Much of our understanding of past climate comes from measurements of marine sediments.
RRS Discovery sets sail for the South Atlantic on 17 October to investigate the metals vital to marine life. These metal micronutrients act as fertilizers in the ocean affecting global climate and in turn, societies and economies around the world.
The 39-day expedition leaves Cape Town crossing the South Atlantic to Montevideo studying the processes that supply metals, such as iron and zinc, which are essential ‘fuel’ for ocean ecosystems.
Some 24 scientists from ten UK institutes, all part of the UK-GEOTRACES consortium, will be aboard the Discovery, one of the Natural Environment Research Council’s royal research vessels, to collect samples and carry out experiments.
Professor Gideon Henderson of Oxford University’s Department of Earth Sciences and the Oxford Martin School is leading the consortium. He said ldquo;Metals such as iron and zinc are vital nutrients for marine life and, by controlling the abundance of this life, they indirectly control the carbon uptake of our oceans and so affect our climate. Because they are present in seawater at such low concentrations they are difficult to measure but with this new expedition we hope to revolutionise our understanding of the metal ‘micronutrient’ cycle and gain insights into the past, present and future of Earth’s climate.”
Dr Rachel Mills from the University of Southampton’ School of Ocean and Earth Science – one the consortium’s leading partners said “Much of our understanding of past climate comes from measurements of marine sediments so understanding how such climate information is reflected in the chemistry of the sediments is essential if we are to interpret this evidence correctly. Understanding the cycle is also vital if we are to assess whether proposed geo-engineering schemes, such as ‘seeding’ the oceans with iron to increase their carbon uptake, might work.”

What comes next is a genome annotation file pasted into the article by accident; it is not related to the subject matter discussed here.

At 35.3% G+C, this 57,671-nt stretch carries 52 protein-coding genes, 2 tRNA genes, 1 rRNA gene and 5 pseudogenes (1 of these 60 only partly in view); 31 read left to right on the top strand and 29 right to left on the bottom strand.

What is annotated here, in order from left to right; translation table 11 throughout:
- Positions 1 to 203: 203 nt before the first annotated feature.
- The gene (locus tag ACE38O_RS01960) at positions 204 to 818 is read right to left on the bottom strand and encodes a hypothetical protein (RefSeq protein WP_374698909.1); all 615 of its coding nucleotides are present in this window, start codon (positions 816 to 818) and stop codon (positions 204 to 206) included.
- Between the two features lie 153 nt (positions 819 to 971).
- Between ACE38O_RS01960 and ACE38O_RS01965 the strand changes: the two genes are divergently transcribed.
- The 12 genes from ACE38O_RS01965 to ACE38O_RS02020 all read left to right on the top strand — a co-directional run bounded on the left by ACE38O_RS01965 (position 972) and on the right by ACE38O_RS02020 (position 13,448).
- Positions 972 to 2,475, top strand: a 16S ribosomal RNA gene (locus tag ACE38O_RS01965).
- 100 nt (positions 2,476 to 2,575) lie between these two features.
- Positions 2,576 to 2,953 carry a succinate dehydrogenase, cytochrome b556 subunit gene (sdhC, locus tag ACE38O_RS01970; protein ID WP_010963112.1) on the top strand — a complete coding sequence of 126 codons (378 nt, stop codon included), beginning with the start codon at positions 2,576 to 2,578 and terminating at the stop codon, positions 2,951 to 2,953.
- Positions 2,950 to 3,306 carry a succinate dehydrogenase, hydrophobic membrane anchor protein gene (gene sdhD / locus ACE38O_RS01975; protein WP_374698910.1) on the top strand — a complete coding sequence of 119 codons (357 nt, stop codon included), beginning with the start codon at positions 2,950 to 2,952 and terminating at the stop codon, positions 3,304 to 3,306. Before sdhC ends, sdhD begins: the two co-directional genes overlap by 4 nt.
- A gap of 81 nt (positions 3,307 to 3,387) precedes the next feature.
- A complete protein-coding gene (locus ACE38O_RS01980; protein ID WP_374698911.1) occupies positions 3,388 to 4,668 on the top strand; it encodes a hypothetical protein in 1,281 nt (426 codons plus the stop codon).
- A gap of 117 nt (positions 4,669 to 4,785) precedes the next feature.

The RRS Discovery will head to the South Atlantic where the ocean is particularly rich in life, but where the sources of micronutrients are a mystery. By collecting samples, and making a wide range of measurements both onboard and back in the lab, the research team hopes to learn how the metals enter and leave the ocean, and how their abundance in seawater influences marine biology.
‘Understanding changes in the productivity of our oceans will help us to understand global climate change,’ said Professor Henderson. ‘However, changes in marine ecosystems also have a wider impact: these ecosystems are vital for food production, biodiversity, international development, tourism, and pollution management. Any changes in the cycling of micronutrients in the South Atlantic will have an impact not just on the local area but also on the natural resources, economies and standard of living of countries around the world.’
The UK-GEOTRACES consortium is comprised of ten UK institutions: The Universities of Oxford, Southampton, Edinburgh, East Anglia, Plymouth, Manchester, Cambridge, and Imperial College London, the National Oceanography Centre and Plymouth Marine Lab. A related NERC-funded project is also being conducted by the Universities of Oxford, Southampton, and Bristol.
The cruise leaves Cape Town, South Africa, on 17 October 2010 and is scheduled to dock at Montevideo, Uruguay, on 25 November. The consortium website www.ukgeotraces.com will feature a blog with daily reports of the mission’s progress.